If the interview is specifically designed to examine job-related competencies in an organised and methodical way then there is a better chance that it will predict future performance than if it is conducted in a haphazard fashion.
How many of those interviews followed the recommendations that have emerged from the research you have read so far in this section of the unit? Higher validates tended to be obtained when: As you can see, these measures are designed to restrict the impact of human biases or decision-making heuristics on the outcome of the interviews.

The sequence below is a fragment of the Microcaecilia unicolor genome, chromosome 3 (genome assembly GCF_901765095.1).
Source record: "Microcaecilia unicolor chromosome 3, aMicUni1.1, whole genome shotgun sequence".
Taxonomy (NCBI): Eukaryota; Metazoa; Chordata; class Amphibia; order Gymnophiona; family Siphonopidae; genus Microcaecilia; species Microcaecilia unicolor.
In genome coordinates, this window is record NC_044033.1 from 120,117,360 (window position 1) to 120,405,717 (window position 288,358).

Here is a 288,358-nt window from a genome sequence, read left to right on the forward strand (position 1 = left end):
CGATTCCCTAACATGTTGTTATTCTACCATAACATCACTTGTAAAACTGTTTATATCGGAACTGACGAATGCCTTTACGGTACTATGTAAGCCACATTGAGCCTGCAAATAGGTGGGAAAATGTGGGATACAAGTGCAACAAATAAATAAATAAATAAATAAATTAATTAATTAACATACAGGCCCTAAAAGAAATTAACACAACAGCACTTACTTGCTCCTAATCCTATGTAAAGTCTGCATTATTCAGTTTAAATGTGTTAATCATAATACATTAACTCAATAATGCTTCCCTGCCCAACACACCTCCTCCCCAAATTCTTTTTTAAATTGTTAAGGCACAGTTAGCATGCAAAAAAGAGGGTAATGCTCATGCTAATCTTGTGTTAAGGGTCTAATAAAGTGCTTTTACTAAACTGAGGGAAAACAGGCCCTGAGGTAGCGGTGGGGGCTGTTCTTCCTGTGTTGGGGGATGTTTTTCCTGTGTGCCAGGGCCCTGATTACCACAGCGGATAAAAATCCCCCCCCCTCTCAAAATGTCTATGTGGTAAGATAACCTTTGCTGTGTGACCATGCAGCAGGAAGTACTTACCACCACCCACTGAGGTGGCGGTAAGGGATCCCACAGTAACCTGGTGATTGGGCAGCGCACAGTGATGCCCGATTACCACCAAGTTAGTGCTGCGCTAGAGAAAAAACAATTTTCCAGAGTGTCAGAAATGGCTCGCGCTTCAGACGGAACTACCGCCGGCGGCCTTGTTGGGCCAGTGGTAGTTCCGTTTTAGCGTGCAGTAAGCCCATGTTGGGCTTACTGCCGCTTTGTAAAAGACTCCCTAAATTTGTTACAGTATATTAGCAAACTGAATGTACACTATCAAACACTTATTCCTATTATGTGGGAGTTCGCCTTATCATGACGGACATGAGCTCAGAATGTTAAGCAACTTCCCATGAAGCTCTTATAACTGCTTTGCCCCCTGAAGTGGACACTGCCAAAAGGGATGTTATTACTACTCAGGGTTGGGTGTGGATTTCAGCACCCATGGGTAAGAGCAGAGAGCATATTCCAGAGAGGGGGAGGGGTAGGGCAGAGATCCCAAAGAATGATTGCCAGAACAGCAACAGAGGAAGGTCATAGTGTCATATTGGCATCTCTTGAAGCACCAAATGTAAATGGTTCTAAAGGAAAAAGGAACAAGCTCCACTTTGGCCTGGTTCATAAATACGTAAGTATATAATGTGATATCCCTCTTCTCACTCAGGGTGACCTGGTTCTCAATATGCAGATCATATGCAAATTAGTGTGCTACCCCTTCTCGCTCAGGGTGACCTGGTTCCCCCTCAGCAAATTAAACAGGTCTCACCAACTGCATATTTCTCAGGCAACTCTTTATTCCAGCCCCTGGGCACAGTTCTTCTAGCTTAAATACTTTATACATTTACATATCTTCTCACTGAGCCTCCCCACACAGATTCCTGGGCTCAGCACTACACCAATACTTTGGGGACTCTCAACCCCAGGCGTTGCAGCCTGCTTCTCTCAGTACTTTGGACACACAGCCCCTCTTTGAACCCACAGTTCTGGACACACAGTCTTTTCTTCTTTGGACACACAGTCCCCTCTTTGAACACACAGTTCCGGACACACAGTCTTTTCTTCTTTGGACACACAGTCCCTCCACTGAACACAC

It appears that interview performance is significantly related to, but not the same as, intelligence.
In Reading 1.1 (p.456) Robertson and Smith (2001) present a useful succinct discussion of the construct validity of interviews.
Given that an interview forms the bulk of many selection processes, the fact that it captures data on individual differences that are also captured by other selection methods is perhaps desirable.
For example, if the interview captures good data on personality then might there be an argument that the omission of a personality questionnaire from the selection process is less of a problem?
Therefore, typical selection interviews tend to have broad construct validity: this is perhaps re-assuring as they tend to dominate many selection procedures.